Multivariate regression analysis was performed to examine the relationship between various parameters after adjusting for confounders. The data were entered into Microsoft Excel spreadsheet, and analysis was performed using Statistical software (MS Excel statistical tool package). P <0.05 was considered statistically significant.
| Results|| |
A total of 80 patients were enrolled for this study. Majority (70%) of the patients were diabetic, 10% had hypertension, 12% had chronic glomerulonephritis, and 8% had chronic interstitial nephiritis. Among diabetics, 26% of the patients had hypertension in addition. In CKD stages 1, 2, and 3, there were 25, 26, and 29 patients, respectively. With the advanced stage of CKD, Hb decreased significantly [Table 1]. Serum iron and hepcidin levels did not vary significantly between early stages of CKD, but serum ferritin and hsCRP increased significantly. In our study, by using univariate analysis (data not shown), log hepcidin did not show any significant relation with eGFR (r = 0.06, P >0.05). However, the serum total iron-binding capacity (TIBC) (r = 0.45, P <0.001), log hsCRP (r = –0.36, P <0.001), and log ferritin (r = –0.29, P <0.05) showed significant correlation with eGFR.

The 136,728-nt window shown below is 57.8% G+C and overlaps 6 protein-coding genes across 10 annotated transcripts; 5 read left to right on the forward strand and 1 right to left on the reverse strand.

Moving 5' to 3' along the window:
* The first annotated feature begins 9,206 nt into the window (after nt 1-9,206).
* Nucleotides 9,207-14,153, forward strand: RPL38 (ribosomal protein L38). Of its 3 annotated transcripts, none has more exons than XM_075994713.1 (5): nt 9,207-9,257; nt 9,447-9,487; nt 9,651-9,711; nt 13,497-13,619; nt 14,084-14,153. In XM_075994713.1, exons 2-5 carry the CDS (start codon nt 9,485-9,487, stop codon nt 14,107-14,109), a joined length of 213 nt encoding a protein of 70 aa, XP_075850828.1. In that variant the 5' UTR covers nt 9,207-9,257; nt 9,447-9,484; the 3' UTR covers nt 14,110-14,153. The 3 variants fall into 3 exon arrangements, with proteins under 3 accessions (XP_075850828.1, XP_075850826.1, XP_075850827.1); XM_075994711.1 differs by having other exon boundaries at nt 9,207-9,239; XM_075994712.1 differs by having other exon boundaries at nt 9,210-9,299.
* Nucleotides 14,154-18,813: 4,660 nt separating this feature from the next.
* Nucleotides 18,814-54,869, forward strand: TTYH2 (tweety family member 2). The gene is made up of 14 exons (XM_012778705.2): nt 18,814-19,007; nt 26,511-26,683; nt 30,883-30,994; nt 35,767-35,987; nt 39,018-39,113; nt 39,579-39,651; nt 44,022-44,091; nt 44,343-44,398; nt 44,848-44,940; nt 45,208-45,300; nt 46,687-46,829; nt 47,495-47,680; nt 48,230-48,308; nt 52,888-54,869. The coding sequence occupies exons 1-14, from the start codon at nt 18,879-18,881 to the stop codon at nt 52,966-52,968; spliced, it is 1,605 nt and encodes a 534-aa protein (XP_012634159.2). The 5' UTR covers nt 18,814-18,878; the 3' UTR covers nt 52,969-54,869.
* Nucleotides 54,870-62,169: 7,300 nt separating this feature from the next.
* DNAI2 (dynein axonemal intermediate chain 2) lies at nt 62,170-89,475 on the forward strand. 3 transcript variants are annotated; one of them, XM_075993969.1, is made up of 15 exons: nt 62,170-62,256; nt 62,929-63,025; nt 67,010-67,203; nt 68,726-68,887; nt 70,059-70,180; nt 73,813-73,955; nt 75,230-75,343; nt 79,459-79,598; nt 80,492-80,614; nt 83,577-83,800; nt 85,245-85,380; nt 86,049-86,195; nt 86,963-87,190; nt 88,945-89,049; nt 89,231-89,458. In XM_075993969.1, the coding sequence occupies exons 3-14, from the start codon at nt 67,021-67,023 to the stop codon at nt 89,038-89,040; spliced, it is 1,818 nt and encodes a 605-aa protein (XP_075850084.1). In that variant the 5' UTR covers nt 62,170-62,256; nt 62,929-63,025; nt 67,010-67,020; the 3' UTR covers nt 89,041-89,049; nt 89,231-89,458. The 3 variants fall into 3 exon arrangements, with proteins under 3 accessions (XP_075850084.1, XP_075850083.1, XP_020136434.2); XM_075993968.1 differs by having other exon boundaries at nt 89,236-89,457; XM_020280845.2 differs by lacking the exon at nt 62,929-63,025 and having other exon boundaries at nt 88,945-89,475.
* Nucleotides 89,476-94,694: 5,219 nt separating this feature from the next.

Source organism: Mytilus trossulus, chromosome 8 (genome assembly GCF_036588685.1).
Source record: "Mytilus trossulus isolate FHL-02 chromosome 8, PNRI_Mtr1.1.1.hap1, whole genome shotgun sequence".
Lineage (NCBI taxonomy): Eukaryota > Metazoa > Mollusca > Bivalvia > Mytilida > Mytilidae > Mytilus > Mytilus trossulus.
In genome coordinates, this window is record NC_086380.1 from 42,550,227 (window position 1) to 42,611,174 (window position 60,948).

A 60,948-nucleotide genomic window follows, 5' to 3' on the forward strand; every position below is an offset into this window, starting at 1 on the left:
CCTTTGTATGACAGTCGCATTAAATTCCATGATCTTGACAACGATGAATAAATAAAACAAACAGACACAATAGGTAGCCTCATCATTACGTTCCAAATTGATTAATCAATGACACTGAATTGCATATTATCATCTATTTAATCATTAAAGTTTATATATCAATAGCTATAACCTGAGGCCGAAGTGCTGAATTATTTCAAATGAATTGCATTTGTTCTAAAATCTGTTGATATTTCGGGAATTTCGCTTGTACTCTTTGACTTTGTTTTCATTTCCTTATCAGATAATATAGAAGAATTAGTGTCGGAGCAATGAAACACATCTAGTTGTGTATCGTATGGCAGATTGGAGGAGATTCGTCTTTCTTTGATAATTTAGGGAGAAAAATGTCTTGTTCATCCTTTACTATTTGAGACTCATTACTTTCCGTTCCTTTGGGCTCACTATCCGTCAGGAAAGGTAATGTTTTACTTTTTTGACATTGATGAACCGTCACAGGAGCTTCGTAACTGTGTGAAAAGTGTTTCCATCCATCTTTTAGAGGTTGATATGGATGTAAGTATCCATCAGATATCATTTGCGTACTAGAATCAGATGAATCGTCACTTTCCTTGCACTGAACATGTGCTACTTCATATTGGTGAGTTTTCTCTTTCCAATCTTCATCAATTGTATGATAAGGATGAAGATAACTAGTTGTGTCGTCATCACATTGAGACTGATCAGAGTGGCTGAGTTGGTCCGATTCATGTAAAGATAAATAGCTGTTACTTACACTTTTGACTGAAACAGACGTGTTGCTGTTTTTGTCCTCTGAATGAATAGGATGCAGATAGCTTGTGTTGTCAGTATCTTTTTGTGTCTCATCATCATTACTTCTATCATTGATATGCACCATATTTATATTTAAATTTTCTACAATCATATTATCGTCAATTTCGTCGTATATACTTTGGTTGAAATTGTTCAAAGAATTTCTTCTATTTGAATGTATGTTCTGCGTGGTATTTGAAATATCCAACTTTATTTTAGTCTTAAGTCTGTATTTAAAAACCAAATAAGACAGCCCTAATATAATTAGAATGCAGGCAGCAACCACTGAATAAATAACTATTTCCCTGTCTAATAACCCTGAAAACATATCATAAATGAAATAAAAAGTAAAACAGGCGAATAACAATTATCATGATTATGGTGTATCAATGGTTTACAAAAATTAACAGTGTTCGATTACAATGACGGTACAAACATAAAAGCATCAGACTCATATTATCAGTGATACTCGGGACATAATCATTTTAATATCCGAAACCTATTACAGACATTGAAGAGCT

We looked for the factors affecting the Hb level which defined the severity of anemia with respect to TIBC, TSAT, log ferritin, log hsCRP, and log hepcidin. In univariate analysis, Hb varied significantly with TIBC (r = 0.40, P <0.001), log hsCRP (r = -0.32, P <0.005) and log ferritin (r = -0.23, P <0.05) while Hb was not affected significantly with serum hepcidin (r = -0.07, P >0.05).
On multiple sequential regression analysis, Hb was more affected with eGFR, followed by log hsCRP and log ferritin; hence, hepcidin did not play an important role in determining Hb level [Table 2].
|Table 2: Sequential multivariate regression of hemoglobin with various parameters.|